It is pure bliss when family members are living in harmony with one another, when relationships are interwoven & interdependent and when siblings are best friends. Is this possible or a far-stretched dream? Is it really achievable for siblings to be BFFs? I Peter 3:8 encourages brothers to live in unity. How is this accomplished? It begins with encouragement from us as parents.
– Consider the standard in your home. Are you allowing your children to speak unkind and disrespectful to each other? If so, determine the desired standard, communicate the standard and then hold your children to the standard. That means applying consequences (every time) when the standard is broken. In our home, that begins with a sit time and escalates to a loss of privileges including the loss of technology or even play-dates if relationships are not where they need to be in the home.
– Encourage your children to do small acts of kindness for their siblings. This can mean writing notes, bringing a lollipop home form the bank, offering the ‘better piece’ when sharing, inviting a sibling to ‘sleep-over’ in their room, letting a sibling go first, etc. Being “others centered” may be more difficult for some temperaments, so it may require prompting and suggesting until the ideas originate on their own. I often challenge each of my children to do one act of kindness for each other and then share privately with me at the end of the day. It is so sweet to hear some of the things they come up with on their own. And for those that need the extra nudging, they come to me with excitement and joyous pride of the kind, yet difficult, deed they did for their sibling.
– Celebrate each other. Encourage (and require) your children to give/make a gift or card for birthdays or other important events like concerts, plays or sports games. It was so sweet when my four year old wrapped and gave her younger sister her prized ‘blanky’ on her birthday without anyone knowing! Precious.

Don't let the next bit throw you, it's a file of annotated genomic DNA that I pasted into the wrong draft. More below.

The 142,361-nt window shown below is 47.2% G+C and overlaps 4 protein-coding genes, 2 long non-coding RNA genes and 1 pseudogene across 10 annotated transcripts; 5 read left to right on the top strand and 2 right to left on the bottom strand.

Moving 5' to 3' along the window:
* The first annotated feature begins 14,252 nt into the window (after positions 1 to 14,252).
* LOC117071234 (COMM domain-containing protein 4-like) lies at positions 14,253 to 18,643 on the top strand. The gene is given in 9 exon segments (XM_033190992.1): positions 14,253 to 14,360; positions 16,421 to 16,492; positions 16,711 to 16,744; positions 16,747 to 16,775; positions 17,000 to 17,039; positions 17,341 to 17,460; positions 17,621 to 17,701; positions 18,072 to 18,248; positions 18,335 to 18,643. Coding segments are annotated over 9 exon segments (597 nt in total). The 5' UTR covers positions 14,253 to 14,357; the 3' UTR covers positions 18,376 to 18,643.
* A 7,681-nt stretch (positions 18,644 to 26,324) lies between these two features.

– Share freely and openly the things they appreciate about each other. This can be done periodically at the dinner table or during a family devotion. We sometimes make a game at the dinner table and say ‘turn to your left, or right and share something you appreciate about the person beside you.” The more they are encouraged to share openly, the more this becomes natural.
– Understand temperaments: Help siblings understand temperaments which will describe the strengths and weakness of themselves and their siblings. This has been a very helpful tool in knitting the hearts of my girls who seem to be wired completely different. They are able to offer grace and understanding in each others weaknesses instead of being irritated or competitive.
– Love Languages: Help your children understand what speaks love to each other: Encouraging words, acts of service, quality time, gifts, physical touch. Do your children know the love languages of their siblings?
– Confess offenses: Encourage repentance, forgiveness and restoration with offenses between siblings. It is impossible to share a close relationship with offense (sin) in the way.
– Offer Boundaries when necessary: If you have children who are not getting along, it could be they need boundaries in how much time they spend together. Help your children succeed. It may mean you need to shorten the time of interaction to ensure the time doesn’t end in conflict.
– Family Identity: Encourage your family to be best friends. Talk about it… and live it. It is necessary to protect family time to nurture an environment in which family/sibling relationships can thrive away from distractions.
– Treat all your children the same: We all know what happened in the Joseph story in the Bible when he was singled out as the ‘favorite’ son in the Bible. It created hatred, competitiveness and isolation between Joseph and his siblings. We can sow those same seeds if we give the impression we favor one child over another. Treat them all the same…every one of your children should feel like they are ‘the favorite’.
– Pray for each other. Encourage daily praying for each other. Prayer knits hearts together and keeps hearts pure. Sometimes it is helpful to pray with your child for their heart toward a sibling.